Maharashtra is with around 112 million people the second most populous state in India. More than 30 % of the state falls under the rain shadow area. In these drylands precipitation concentrates to monsoon season from June until September. While monsoon ca uses floods, the rest of the year cities and villages, industry and farmers, and the environment compete for the same scarce water and water conflicts arise. Changes in water availability along with increase in temperature could e.g. have profound effect on the productivity of water-intensive crops such as rice and sugarcane. Additionally the region faces problems with drinking water quality. Chemical pollution of groundwater is mainly due to salinity, fluoride and nitrate. Bacteriological pollution in ru ral as well as in urban areas is mainly due to inadequate sanitation. Population growth and urbanization are further aggravating these problems.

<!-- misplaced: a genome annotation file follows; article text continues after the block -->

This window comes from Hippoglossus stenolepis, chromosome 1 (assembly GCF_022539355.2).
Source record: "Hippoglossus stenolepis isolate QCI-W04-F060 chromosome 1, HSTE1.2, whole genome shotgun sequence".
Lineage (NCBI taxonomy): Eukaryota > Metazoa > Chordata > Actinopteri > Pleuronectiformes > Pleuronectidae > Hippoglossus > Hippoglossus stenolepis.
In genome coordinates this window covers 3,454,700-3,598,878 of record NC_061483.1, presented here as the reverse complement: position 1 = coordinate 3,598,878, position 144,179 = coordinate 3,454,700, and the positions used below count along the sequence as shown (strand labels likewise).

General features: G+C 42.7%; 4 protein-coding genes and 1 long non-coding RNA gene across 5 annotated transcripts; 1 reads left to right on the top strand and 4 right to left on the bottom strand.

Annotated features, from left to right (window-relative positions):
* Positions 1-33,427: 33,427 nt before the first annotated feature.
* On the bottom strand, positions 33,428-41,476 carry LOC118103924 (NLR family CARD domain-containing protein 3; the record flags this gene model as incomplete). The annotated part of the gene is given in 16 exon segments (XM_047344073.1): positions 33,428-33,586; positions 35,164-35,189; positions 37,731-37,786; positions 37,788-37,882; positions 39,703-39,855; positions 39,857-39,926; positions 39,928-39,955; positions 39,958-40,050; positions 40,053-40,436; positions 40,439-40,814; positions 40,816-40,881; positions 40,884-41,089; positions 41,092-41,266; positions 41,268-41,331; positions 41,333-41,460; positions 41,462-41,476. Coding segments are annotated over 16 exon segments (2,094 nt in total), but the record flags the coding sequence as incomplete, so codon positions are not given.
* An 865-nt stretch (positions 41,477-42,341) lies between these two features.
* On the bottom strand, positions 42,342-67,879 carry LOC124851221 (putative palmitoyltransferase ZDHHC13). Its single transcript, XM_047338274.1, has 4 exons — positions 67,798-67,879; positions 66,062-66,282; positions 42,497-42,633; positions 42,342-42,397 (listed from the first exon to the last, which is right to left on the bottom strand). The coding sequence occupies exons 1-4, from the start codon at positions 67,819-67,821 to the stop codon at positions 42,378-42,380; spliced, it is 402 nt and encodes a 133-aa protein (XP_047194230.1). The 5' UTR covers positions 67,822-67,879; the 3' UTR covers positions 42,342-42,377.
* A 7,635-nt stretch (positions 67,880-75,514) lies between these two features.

"Too-India" seeks to predict the impacts of climate change on the hydrological system in the drylands of Mahar ashtra with respect to water availability and quality, assess the subsequent socio-economic consequences for related sectors and livelihoods and propose technical and non-technical adaptation solutions. The project focuses on two case study areas: Pune an d Satara district, where the problems water scarcity, rural-urban water allocation, and poor drinking water quality congregate. Combining regional climate modelling with bacteriological and chemical analyses of water samples, will allow us to predict futu re trends in water availability and quality. These results we will be matched with data about water demand considering vulnerability aspects and water allocation processes, to come up with sustainable technical and non-technical adaptation options, which will be discussed with the stakeholders. The storage of project results in a GIS and the development of a decision support tool, will allow the stakeholders to benefit from the project beyond the project period.